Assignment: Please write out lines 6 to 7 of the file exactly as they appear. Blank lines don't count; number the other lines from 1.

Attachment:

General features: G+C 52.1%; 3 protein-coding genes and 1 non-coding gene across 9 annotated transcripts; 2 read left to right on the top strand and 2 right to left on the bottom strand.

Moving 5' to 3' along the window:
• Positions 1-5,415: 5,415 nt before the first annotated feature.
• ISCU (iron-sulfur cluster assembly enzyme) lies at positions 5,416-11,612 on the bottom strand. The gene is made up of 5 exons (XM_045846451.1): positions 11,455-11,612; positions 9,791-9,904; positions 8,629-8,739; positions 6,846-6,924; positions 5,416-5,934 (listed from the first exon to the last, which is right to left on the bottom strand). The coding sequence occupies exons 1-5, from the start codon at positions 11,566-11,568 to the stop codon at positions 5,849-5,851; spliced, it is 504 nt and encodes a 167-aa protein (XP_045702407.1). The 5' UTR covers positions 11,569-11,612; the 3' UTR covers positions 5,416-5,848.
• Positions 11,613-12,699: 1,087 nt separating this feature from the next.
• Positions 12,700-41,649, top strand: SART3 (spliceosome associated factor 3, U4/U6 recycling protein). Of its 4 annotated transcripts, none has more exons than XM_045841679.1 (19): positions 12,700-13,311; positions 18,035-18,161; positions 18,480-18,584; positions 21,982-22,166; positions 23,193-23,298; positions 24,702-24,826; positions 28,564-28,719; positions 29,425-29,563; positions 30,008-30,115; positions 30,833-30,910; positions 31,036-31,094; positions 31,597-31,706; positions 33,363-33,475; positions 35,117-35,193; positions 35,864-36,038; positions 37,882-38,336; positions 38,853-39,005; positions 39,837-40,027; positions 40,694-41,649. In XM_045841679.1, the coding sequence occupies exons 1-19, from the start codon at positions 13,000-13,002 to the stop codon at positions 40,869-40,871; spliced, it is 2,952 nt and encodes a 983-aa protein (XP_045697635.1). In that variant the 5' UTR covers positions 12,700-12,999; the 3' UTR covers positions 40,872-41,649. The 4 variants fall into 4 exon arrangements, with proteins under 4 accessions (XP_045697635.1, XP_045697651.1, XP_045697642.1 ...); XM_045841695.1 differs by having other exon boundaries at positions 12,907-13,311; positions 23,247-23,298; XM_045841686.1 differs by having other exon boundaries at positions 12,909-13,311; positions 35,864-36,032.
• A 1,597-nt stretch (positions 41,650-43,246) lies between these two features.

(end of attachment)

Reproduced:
• Positions 12,700-41,649, top strand: SART3 (spliceosome associated factor 3, U4/U6 recycling protein). Of its 4 annotated transcripts, none has more exons than XM_045841679.1 (19): positions 12,700-13,311; positions 18,035-18,161; positions 18,480-18,584; positions 21,982-22,166; positions 23,193-23,298; positions 24,702-24,826; positions 28,564-28,719; positions 29,425-29,563; positions 30,008-30,115; positions 30,833-30,910; positions 31,036-31,094; positions 31,597-31,706; positions 33,363-33,475; positions 35,117-35,193; positions 35,864-36,038; positions 37,882-38,336; positions 38,853-39,005; positions 39,837-40,027; positions 40,694-41,649. In XM_045841679.1, the coding sequence occupies exons 1-19, from the start codon at positions 13,000-13,002 to the stop codon at positions 40,869-40,871; spliced, it is 2,952 nt and encodes a 983-aa protein (XP_045697635.1). In that variant the 5' UTR covers positions 12,700-12,999; the 3' UTR covers positions 40,872-41,649. The 4 variants fall into 4 exon arrangements, with proteins under 4 accessions (XP_045697635.1, XP_045697651.1, XP_045697642.1 ...); XM_045841695.1 differs by having other exon boundaries at positions 12,907-13,311; positions 23,247-23,298; XM_045841686.1 differs by having other exon boundaries at positions 12,909-13,311; positions 35,864-36,032.
• A 1,597-nt stretch (positions 41,650-43,246) lies between these two features.